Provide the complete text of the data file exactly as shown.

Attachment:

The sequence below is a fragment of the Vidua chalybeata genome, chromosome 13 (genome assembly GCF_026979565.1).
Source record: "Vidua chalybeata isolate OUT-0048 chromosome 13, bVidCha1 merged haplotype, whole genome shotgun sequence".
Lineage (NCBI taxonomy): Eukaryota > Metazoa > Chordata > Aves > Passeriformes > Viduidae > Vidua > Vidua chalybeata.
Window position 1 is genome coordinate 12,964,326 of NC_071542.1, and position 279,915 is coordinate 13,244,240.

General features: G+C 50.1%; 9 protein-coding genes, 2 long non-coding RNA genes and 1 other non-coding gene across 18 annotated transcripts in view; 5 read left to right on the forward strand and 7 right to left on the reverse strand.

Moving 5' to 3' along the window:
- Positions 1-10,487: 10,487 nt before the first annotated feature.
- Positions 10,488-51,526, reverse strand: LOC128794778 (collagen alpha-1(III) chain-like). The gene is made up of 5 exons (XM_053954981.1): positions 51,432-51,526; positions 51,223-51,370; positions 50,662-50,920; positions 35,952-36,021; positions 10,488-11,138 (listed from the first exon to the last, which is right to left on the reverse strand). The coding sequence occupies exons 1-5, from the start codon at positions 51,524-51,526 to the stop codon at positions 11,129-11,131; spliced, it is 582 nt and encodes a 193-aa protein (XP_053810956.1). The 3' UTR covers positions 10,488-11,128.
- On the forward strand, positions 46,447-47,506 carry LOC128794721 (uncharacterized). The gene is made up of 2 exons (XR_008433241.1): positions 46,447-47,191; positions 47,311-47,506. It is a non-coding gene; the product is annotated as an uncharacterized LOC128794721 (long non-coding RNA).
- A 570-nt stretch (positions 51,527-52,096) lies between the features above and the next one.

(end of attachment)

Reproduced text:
The sequence below is a fragment of the Vidua chalybeata genome, chromosome 13 (genome assembly GCF_026979565.1).
Source record: "Vidua chalybeata isolate OUT-0048 chromosome 13, bVidCha1 merged haplotype, whole genome shotgun sequence".
Lineage (NCBI taxonomy): Eukaryota > Metazoa > Chordata > Aves > Passeriformes > Viduidae > Vidua > Vidua chalybeata.
Window position 1 is genome coordinate 12,964,326 of NC_071542.1, and position 279,915 is coordinate 13,244,240.

General features: G+C 50.1%; 9 protein-coding genes, 2 long non-coding RNA genes and 1 other non-coding gene across 18 annotated transcripts in view; 5 read left to right on the forward strand and 7 right to left on the reverse strand.

Moving 5' to 3' along the window:
- Positions 1-10,487: 10,487 nt before the first annotated feature.
- Positions 10,488-51,526, reverse strand: LOC128794778 (collagen alpha-1(III) chain-like). The gene is made up of 5 exons (XM_053954981.1): positions 51,432-51,526; positions 51,223-51,370; positions 50,662-50,920; positions 35,952-36,021; positions 10,488-11,138 (listed from the first exon to the last, which is right to left on the reverse strand). The coding sequence occupies exons 1-5, from the start codon at positions 51,524-51,526 to the stop codon at positions 11,129-11,131; spliced, it is 582 nt and encodes a 193-aa protein (XP_053810956.1). The 3' UTR covers positions 10,488-11,128.
- On the forward strand, positions 46,447-47,506 carry LOC128794721 (uncharacterized). The gene is made up of 2 exons (XR_008433241.1): positions 46,447-47,191; positions 47,311-47,506. It is a non-coding gene; the product is annotated as an uncharacterized LOC128794721 (long non-coding RNA).
- A 570-nt stretch (positions 51,527-52,096) lies between the features above and the next one.